Covid-19: From the frontline
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Having good clear operating instructions is vital for officers policing the Covid-19 lockdown, and will continue to be crucial for each lockdown level.
This has emerged as a powerful message from the police workforce.
The extreme level 4 lockdown, which shut down most social and business activity in the country, came so fast that no one was really prepared for it.
Instructions from Police to the frontline initially lacked clarity and for the first week to 10 days, there was a high level of anxiety among officers about how to engage with the public, and how to protect themselves and their families from potential infection.
However, communication from Police rapidly improved, with clear guidance on police legal powers and how to protect themselves and decontaminate before entering stations and going home. The arrival of PPE kit for each officer was also enormously reassuring.
The highly restrictive level 4 ended at 11.59pm on Monday, April 27, but policing lower levels brings new challenges.
Speaking a week before level 3 came into force, Police Association president Chris Cahill said that, in some ways, policing level 3 could be trickier than level 4. “A lot more clarity will be required on what’s allowed. More businesses will be open and around 400,000 more people will be going back to work. It’s going to be a lot harder for police to identify where people are breaching the rules. It’s important the Government comes out with really clear guidelines on what is and isn’t allowed.”
These needed to include example scenarios and the actions required by frontline police.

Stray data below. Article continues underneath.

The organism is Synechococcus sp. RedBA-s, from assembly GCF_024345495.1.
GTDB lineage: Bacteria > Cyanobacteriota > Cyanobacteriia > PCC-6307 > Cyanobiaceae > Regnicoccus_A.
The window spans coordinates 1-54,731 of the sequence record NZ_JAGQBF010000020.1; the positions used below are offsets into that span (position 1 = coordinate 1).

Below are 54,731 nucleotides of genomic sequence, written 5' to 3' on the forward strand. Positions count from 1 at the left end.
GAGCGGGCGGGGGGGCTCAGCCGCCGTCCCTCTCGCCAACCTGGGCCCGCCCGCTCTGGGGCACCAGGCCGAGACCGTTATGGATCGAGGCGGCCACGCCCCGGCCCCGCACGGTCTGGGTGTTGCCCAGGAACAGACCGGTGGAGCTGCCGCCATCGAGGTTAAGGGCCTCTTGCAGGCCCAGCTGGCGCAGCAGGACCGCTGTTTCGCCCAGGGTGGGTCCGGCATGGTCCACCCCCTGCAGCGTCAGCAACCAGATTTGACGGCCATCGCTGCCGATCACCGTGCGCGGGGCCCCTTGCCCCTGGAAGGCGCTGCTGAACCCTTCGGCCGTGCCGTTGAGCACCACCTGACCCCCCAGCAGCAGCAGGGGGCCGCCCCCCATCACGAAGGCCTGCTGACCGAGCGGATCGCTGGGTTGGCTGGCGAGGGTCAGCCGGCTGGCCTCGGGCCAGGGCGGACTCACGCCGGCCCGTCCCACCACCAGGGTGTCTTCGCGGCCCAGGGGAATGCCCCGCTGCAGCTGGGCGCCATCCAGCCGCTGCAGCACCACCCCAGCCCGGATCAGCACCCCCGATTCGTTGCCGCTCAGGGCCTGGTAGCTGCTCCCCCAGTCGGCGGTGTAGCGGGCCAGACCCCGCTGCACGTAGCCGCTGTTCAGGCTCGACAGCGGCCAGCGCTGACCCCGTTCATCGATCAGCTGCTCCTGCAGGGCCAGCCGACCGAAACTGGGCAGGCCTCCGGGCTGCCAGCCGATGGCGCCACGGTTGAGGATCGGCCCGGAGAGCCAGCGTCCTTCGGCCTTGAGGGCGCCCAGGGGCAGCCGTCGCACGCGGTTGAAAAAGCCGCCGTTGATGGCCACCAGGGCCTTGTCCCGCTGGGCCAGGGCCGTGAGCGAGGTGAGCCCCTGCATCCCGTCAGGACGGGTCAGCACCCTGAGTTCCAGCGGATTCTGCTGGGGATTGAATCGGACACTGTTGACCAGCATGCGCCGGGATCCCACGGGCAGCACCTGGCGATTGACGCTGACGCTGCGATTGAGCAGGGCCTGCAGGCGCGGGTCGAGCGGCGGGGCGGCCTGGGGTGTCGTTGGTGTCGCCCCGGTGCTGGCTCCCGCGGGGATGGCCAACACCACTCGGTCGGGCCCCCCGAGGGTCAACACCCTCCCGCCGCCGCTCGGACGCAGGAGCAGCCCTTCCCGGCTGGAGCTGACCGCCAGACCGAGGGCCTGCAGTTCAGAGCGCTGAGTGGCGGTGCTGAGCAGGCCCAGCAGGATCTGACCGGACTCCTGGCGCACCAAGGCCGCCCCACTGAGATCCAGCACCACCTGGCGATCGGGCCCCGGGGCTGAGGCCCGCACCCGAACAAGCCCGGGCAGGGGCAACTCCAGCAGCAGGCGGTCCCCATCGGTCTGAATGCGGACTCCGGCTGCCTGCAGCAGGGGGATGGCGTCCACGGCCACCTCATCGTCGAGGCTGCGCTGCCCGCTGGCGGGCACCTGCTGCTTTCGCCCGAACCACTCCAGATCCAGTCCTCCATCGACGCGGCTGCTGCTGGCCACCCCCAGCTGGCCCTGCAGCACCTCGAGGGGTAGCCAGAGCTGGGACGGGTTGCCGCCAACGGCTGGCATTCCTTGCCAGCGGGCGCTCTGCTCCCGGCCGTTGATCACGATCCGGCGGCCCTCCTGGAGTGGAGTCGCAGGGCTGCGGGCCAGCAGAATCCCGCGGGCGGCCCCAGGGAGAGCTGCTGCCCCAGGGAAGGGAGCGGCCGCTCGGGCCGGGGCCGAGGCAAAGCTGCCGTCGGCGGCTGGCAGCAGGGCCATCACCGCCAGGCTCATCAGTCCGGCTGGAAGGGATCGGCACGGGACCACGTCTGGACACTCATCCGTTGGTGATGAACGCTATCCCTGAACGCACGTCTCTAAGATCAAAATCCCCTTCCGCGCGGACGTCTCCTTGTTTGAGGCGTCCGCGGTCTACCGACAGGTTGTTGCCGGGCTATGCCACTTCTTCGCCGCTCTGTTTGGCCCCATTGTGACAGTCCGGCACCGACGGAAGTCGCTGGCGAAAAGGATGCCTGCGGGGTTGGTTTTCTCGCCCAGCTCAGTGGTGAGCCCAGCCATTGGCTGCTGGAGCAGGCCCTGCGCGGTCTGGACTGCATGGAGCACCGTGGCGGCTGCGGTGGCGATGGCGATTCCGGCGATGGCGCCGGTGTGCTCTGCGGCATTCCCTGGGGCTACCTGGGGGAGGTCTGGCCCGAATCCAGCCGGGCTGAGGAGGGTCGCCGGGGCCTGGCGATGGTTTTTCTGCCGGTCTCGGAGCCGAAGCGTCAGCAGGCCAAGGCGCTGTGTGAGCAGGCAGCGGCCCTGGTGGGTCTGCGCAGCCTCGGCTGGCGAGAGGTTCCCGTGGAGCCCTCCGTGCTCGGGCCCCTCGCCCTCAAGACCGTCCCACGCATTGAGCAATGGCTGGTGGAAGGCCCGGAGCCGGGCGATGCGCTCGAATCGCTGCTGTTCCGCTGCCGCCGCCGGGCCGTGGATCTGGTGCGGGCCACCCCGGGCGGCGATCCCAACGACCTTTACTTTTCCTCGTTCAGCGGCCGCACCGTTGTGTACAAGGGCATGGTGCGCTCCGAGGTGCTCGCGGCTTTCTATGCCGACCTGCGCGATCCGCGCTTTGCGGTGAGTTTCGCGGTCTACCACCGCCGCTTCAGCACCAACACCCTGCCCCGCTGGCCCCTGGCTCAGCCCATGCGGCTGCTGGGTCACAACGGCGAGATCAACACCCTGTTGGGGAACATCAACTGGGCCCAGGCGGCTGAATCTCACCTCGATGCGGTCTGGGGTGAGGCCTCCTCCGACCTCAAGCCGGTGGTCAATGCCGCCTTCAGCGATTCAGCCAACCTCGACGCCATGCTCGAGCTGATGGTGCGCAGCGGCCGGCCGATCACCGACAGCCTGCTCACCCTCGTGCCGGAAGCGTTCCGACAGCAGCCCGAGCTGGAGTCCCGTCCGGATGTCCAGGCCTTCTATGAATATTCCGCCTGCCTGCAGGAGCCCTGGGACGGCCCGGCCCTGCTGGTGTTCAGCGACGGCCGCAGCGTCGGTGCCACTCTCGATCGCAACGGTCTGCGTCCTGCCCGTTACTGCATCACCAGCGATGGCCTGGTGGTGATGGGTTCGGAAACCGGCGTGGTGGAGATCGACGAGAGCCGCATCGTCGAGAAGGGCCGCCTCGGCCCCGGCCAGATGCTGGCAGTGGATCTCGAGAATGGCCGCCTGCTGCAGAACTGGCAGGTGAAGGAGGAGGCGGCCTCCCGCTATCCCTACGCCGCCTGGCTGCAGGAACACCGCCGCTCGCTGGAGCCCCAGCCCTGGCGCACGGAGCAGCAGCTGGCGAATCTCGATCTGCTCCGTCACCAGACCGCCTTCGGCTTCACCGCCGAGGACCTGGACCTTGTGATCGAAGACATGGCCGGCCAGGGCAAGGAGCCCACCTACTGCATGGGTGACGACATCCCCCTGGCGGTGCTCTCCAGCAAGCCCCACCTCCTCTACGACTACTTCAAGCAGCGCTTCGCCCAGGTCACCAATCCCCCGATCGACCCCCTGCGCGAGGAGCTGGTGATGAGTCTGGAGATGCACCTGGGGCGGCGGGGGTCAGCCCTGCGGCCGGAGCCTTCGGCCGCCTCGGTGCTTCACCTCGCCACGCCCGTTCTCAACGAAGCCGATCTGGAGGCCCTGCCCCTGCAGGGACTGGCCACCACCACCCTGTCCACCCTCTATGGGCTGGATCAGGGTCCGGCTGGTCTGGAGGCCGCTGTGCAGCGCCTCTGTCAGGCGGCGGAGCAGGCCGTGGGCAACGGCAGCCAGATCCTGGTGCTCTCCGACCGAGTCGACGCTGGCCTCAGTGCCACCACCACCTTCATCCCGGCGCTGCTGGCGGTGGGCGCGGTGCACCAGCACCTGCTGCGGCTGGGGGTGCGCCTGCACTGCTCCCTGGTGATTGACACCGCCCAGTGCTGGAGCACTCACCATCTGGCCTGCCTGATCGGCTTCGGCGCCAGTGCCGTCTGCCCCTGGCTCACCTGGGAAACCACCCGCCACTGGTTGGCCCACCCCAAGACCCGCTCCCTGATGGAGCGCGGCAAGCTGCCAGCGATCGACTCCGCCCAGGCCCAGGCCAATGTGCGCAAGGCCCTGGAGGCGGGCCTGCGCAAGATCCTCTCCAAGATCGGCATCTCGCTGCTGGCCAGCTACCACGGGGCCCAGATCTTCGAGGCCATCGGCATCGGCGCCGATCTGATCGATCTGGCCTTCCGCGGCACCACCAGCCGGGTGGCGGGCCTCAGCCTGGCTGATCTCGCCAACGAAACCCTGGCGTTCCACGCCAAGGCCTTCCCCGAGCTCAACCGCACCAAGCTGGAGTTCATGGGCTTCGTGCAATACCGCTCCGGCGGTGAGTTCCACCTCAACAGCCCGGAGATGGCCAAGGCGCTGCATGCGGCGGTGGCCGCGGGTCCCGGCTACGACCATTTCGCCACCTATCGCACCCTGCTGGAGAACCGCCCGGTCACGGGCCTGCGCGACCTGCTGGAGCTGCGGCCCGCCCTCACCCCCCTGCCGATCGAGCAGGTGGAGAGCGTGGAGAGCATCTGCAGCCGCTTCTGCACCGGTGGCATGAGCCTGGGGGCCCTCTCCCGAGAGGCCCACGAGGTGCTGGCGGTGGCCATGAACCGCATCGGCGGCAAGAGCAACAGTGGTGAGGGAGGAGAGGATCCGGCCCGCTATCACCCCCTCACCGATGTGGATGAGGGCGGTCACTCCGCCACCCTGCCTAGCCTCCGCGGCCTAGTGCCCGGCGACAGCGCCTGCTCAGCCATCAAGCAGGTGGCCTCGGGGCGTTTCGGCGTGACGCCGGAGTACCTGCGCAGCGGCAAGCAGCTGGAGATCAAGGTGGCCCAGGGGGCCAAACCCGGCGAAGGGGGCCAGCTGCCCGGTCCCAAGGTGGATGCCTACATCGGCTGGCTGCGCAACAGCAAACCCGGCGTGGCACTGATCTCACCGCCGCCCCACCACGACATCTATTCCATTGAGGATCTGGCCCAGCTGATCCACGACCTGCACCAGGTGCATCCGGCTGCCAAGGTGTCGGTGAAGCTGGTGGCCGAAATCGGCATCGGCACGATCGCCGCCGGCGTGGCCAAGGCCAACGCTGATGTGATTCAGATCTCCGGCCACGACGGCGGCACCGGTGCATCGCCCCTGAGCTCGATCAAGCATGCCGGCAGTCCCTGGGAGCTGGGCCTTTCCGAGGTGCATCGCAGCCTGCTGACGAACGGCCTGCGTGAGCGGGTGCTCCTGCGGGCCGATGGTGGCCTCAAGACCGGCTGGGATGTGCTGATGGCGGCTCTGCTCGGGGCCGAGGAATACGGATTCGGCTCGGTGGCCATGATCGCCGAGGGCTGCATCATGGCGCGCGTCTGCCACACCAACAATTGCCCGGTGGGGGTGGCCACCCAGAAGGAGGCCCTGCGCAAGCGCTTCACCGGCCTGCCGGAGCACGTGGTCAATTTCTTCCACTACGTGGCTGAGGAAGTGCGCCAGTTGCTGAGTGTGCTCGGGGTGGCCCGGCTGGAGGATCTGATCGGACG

He believed police would concentrate on educating the public, rather than enforcement, and would likely focus on groups of people – “like a group of 10 or 12 mates going to the park to play touch rugby” – letting them know that congregating like that still wasn’t allowed.
The level of policing that level 4 has required was evident in figures announced by Police Commissioner Andy Coster on April 23. He said police had dealt with 4452 breaches since the lockdown began, including 423 in the previous 24 hours. There had been 477 prosecutions, 3844 warnings and 131 youth referrals.
Chris said he was “very proud” of how police were performing. Once police were clear about their role as specified under the Health Act, they concentrated on educating the public and using enforcement with those continuing to breach the rules.
“I acknowledge we have been aided by the vast majority of New Zealanders who have stuck to the rules,” Chris said.
He approved of the Government’s move to level 3. Given the effectiveness of the lockdown in keeping Covid-19 infection figures low, the Government’s mandate to stay at level 4 any longer would start to be tested by the public. “And that would lead to more pressure on police.”
He was also very pleased at how Police had reacted to members’ concerns that the association had raised. Officers had been concerned for their own and their families’ welfare and Police had got personal protective equipment (PPE) out to them as soon as possible.
Police had also identified and arranged alternative accommodation for officers who had been possibly exposed to Covid-19, which had been very welcome.
“The lack of complaints from our members indicates Police is getting things pretty right.” There were some issues with cancellation of leave and its fairness, which were worked through on an individual basis.
Another concern was the need for shift changes and new duties to be notified as quickly as possible so officers could make the necessary family arrangements. This became more important under level 3, because many officers’ partners would be going back to work and therefore unable to care for children.
“I’m pleased and surprised by the lack of significant issues arising out of the lockdown. This shows the willingness of staff to roll up their sleeves in extraordinary circumstances, and that Police is doing a good job at responding to issues as they arise,” Chris said.